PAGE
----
Thursday, August 06, 2009


!!! WARNING !!!

The following blog entry may offend some readers. It is not intended to offend (well, maybe it is, a bit), but as is the point of the Ray Bradbury book, Fahrenheit 451, everything will offend someone. So if you hold strongly to a personal belief system that you are not willing to contemplate may possibly be open to interpretation or if you're just easily offended, you may want to give this entry a pass.


Those of you lucky enough to be living in this lovely state of Colorado, have you heard the news? The Colorado For Equal Rights group is at it again. The seemingly innocuous name of the group belies its true purpose. Equal Rights sounds like a good thing, right? (Though every time I hear that phrase I am reminded of the old Saturday Night Live sketch with Gilda Radner playing Miss Emily Litella: "Eagle Right? What's so special about eagles that they deserve rights? If you're going to give rights to the birds at least give them to the parrots. At least they can talk." – But I digress…)

Hiding under this seemingly innocent name is a bunch of religious zealots who are trying to impose their personal religious beliefs on us. They supported the 2008 Personhood Amendment ballot initiative. For those of you not lucky enough to live here, the initiative was on the 2008 general elections ballot and was an attempt to codify religious beliefs. It basically said that in the State of Colorado, the law will recognize any "person" equally and that in the eyes of the law, any unborn person will be given the same rights. The law essentially defined a zygote (a fertilized egg) as a person with full rights and protections under the law.

Now, as a religious belief, or as a part of a personal ethos, I have no problem with this concept. I don't personally believe it, as I know that there is a physiological difference between a cell and a human. There are reasons that some cultures frown about even talking with friends about being pregnant in the first trimester. The problem is that these are cultural, religious, social, and personal beliefs.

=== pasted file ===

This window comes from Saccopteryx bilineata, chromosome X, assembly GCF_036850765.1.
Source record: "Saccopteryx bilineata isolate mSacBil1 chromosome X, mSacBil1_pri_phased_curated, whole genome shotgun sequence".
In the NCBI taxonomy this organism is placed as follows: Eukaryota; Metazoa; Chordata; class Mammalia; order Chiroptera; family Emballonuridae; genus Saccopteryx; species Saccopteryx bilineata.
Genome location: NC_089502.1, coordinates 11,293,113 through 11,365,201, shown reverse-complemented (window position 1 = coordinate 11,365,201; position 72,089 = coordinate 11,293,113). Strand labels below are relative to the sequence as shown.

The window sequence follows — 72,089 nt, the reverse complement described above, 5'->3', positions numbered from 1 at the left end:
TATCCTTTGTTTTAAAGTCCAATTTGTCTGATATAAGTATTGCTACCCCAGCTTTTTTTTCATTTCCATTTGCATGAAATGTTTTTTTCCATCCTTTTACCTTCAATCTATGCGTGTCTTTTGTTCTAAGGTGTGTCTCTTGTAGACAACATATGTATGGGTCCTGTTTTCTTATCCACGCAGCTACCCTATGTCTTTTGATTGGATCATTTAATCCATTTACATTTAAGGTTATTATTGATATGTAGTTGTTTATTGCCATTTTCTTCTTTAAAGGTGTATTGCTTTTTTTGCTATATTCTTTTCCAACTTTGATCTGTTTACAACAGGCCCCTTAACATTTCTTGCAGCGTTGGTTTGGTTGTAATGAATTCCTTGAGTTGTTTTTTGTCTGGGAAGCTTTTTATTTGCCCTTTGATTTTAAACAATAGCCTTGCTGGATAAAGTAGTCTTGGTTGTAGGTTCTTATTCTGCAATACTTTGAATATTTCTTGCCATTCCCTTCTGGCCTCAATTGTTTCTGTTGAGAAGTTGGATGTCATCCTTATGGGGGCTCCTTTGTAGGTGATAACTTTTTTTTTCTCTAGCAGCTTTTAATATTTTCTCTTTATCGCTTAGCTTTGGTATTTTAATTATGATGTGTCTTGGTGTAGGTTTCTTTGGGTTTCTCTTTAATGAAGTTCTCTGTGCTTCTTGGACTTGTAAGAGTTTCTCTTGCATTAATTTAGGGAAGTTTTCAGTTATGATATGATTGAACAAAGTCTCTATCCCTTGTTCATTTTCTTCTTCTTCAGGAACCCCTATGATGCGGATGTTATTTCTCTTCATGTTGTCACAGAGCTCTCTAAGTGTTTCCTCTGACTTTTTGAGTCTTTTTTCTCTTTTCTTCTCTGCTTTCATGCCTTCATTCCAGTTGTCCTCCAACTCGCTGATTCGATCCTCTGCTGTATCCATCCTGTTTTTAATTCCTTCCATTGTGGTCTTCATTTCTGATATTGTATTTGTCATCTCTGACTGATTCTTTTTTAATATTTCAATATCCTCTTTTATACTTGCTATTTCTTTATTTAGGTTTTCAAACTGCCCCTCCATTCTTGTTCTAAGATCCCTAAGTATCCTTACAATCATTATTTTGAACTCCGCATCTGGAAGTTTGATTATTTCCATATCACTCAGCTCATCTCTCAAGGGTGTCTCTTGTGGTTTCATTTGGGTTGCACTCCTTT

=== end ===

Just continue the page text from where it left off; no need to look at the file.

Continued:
Well, now this group has gotten it into their heads that the reason their amendment was soundly defeated was not that it was a bad idea with little support, but because they were not clear enough in how they tried to explain that a fertilized egg should be able to get security clearance from the government.

So, coming to the 2010 ballot thanks to Colorado For Equal Rights, a "new and improved" attempt at getting their personal and religious beliefs into the Colorado constitution. They now want to convince the public that "Personhood begins at the start of the biological process of a human life."

Oh! That's clear! Much clearer! Thanks!

The problem is that that is even less clear! Oh what fun this will be! What is the "beginning of the biological process?" Is it when the egg gets fertilized? Is it when the man ejaculates or the woman ovulates? Is it when the couple looks at each other across a crowded room and that chemistry clicks?

If this passes, what's next? The Monty Python Amendment?
"Every sperm is sacred.
Every sperm is great.
If a sperm gets wasted,
God gets quite irate!